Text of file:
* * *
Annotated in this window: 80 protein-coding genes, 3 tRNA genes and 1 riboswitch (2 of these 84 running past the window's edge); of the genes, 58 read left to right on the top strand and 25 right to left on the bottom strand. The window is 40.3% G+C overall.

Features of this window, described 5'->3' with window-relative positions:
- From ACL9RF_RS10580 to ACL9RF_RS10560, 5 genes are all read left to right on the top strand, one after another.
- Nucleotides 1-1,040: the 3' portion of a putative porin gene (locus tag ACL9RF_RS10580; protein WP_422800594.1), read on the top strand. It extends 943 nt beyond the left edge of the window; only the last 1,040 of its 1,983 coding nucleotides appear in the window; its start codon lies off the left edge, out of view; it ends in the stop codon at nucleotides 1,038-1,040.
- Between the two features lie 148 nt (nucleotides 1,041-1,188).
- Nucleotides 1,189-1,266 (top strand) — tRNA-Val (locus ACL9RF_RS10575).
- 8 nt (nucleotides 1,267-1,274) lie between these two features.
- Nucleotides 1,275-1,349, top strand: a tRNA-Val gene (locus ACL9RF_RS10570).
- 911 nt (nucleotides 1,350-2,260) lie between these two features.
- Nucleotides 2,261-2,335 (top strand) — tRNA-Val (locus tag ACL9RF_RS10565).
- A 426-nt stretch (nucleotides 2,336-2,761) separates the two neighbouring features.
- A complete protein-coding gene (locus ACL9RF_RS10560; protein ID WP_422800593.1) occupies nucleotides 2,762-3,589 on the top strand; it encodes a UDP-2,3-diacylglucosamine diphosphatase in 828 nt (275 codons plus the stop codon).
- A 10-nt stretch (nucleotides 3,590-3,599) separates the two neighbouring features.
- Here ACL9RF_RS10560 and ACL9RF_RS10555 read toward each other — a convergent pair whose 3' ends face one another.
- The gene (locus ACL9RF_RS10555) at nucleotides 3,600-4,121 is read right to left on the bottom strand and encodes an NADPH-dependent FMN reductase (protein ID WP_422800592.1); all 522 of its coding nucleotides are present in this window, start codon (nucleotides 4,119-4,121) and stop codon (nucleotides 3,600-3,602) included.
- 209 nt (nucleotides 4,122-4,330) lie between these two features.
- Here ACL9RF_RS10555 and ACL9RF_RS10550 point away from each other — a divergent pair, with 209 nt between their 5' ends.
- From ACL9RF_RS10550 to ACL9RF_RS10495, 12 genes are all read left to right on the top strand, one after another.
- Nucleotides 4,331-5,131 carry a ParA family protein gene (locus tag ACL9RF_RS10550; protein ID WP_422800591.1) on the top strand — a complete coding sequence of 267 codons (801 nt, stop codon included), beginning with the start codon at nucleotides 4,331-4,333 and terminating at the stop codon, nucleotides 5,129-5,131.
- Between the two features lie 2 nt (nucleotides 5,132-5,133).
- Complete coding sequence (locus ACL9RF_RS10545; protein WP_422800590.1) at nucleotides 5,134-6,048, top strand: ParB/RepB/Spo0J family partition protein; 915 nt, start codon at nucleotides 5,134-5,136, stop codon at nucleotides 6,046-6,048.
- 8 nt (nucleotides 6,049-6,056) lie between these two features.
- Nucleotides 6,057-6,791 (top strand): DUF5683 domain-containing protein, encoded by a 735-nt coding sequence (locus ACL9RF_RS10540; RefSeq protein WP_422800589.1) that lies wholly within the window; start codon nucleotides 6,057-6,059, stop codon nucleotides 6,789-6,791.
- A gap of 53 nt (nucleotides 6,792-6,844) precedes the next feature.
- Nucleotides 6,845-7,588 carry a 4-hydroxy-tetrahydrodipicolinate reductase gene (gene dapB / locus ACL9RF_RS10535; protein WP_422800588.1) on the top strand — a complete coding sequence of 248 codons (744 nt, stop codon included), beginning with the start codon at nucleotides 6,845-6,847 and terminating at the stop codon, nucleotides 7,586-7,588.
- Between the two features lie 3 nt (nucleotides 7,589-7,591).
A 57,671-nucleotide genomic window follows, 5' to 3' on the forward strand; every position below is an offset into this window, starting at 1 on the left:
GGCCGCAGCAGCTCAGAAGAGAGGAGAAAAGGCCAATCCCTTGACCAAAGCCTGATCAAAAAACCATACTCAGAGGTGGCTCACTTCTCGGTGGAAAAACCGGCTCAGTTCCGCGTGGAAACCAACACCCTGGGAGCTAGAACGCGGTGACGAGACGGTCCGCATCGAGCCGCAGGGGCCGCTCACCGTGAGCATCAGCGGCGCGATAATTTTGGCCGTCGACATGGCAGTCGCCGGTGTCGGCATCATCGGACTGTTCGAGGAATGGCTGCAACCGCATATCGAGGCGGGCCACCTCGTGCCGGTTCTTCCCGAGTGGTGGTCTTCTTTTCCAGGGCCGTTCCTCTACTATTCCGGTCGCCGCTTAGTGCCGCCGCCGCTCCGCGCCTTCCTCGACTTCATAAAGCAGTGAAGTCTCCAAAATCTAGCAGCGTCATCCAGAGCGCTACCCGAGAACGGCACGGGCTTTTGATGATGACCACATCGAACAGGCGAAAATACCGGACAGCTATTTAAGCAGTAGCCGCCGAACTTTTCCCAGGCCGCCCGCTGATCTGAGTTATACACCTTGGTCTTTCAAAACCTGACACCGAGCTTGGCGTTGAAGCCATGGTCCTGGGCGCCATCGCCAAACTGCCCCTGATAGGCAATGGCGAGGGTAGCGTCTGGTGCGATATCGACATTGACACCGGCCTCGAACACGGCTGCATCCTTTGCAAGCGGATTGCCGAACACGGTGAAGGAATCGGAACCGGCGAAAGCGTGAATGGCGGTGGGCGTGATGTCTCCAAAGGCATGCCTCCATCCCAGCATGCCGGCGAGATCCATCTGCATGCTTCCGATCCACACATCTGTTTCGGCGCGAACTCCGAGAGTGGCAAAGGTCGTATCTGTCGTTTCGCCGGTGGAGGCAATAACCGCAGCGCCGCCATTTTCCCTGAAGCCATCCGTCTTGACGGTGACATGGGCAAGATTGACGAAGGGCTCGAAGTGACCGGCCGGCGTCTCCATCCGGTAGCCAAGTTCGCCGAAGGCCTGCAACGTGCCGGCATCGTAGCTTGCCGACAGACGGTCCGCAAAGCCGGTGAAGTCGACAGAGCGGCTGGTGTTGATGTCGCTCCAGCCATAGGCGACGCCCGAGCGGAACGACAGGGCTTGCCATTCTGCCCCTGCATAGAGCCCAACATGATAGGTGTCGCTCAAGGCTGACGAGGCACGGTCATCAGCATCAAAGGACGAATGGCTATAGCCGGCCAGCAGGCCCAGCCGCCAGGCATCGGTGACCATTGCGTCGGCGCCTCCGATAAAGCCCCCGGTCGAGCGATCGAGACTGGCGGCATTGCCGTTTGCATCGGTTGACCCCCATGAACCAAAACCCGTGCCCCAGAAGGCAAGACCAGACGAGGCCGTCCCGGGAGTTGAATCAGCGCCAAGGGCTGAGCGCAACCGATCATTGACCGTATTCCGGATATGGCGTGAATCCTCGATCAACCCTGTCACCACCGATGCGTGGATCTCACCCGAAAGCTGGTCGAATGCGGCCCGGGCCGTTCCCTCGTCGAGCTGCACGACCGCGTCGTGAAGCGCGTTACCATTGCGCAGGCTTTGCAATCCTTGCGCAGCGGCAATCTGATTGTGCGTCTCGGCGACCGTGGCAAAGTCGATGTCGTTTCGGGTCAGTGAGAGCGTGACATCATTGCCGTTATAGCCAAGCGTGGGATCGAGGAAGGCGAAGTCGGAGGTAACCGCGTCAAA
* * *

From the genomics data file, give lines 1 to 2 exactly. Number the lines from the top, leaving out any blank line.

Annotated in this window: 80 protein-coding genes, 3 tRNA genes and 1 riboswitch (2 of these 84 running past the window's edge); of the genes, 58 read left to right on the top strand and 25 right to left on the bottom strand. The window is 40.3% G+C overall.

Features of this window, described 5'->3' with window-relative positions: